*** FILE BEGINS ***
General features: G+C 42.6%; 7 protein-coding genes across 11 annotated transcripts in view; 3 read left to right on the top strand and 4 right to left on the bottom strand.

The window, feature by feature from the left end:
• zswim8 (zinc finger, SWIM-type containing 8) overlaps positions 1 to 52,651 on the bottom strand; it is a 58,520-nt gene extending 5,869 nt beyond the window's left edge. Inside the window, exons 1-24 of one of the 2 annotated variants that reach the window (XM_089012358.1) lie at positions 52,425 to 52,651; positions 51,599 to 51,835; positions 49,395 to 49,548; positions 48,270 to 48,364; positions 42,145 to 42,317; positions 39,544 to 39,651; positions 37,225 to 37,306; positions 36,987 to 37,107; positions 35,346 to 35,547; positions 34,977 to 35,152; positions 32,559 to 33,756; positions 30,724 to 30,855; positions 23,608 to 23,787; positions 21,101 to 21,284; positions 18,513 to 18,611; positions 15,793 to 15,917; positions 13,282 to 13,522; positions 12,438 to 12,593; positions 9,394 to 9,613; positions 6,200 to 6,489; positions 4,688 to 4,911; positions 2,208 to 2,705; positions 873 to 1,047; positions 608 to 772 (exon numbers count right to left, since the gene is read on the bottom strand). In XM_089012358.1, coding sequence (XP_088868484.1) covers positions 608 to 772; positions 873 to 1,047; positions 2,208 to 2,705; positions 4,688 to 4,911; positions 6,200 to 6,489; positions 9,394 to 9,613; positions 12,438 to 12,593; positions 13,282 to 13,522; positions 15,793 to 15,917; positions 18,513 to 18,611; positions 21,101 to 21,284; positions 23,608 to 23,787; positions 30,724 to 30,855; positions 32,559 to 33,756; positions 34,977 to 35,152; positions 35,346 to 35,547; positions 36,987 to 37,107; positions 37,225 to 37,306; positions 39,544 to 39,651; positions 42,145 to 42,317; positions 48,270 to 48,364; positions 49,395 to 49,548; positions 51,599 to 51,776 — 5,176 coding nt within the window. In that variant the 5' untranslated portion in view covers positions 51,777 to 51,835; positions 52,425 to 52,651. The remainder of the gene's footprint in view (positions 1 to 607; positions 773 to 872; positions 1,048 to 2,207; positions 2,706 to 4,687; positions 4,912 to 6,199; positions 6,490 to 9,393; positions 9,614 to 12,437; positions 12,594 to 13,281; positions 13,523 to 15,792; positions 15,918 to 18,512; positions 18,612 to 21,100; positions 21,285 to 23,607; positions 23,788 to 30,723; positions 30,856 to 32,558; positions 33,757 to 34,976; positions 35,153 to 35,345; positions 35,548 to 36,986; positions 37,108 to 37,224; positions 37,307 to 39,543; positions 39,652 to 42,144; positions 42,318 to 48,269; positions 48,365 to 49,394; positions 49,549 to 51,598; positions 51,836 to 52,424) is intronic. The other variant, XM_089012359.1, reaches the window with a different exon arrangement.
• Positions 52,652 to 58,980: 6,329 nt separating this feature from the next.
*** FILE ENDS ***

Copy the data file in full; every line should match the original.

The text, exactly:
General features: G+C 42.6%; 7 protein-coding genes across 11 annotated transcripts in view; 3 read left to right on the top strand and 4 right to left on the bottom strand.

The window, feature by feature from the left end:
• zswim8 (zinc finger, SWIM-type containing 8) overlaps positions 1 to 52,651 on the bottom strand; it is a 58,520-nt gene extending 5,869 nt beyond the window's left edge. Inside the window, exons 1-24 of one of the 2 annotated variants that reach the window (XM_089012358.1) lie at positions 52,425 to 52,651; positions 51,599 to 51,835; positions 49,395 to 49,548; positions 48,270 to 48,364; positions 42,145 to 42,317; positions 39,544 to 39,651; positions 37,225 to 37,306; positions 36,987 to 37,107; positions 35,346 to 35,547; positions 34,977 to 35,152; positions 32,559 to 33,756; positions 30,724 to 30,855; positions 23,608 to 23,787; positions 21,101 to 21,284; positions 18,513 to 18,611; positions 15,793 to 15,917; positions 13,282 to 13,522; positions 12,438 to 12,593; positions 9,394 to 9,613; positions 6,200 to 6,489; positions 4,688 to 4,911; positions 2,208 to 2,705; positions 873 to 1,047; positions 608 to 772 (exon numbers count right to left, since the gene is read on the bottom strand). In XM_089012358.1, coding sequence (XP_088868484.1) covers positions 608 to 772; positions 873 to 1,047; positions 2,208 to 2,705; positions 4,688 to 4,911; positions 6,200 to 6,489; positions 9,394 to 9,613; positions 12,438 to 12,593; positions 13,282 to 13,522; positions 15,793 to 15,917; positions 18,513 to 18,611; positions 21,101 to 21,284; positions 23,608 to 23,787; positions 30,724 to 30,855; positions 32,559 to 33,756; positions 34,977 to 35,152; positions 35,346 to 35,547; positions 36,987 to 37,107; positions 37,225 to 37,306; positions 39,544 to 39,651; positions 42,145 to 42,317; positions 48,270 to 48,364; positions 49,395 to 49,548; positions 51,599 to 51,776 — 5,176 coding nt within the window. In that variant the 5' untranslated portion in view covers positions 51,777 to 51,835; positions 52,425 to 52,651. The remainder of the gene's footprint in view (positions 1 to 607; positions 773 to 872; positions 1,048 to 2,207; positions 2,706 to 4,687; positions 4,912 to 6,199; positions 6,490 to 9,393; positions 9,614 to 12,437; positions 12,594 to 13,281; positions 13,523 to 15,792; positions 15,918 to 18,512; positions 18,612 to 21,100; positions 21,285 to 23,607; positions 23,788 to 30,723; positions 30,856 to 32,558; positions 33,757 to 34,976; positions 35,153 to 35,345; positions 35,548 to 36,986; positions 37,108 to 37,224; positions 37,307 to 39,543; positions 39,652 to 42,144; positions 42,318 to 48,269; positions 48,365 to 49,394; positions 49,549 to 51,598; positions 51,836 to 52,424) is intronic. The other variant, XM_089012359.1, reaches the window with a different exon arrangement.
• Positions 52,652 to 58,980: 6,329 nt separating this feature from the next.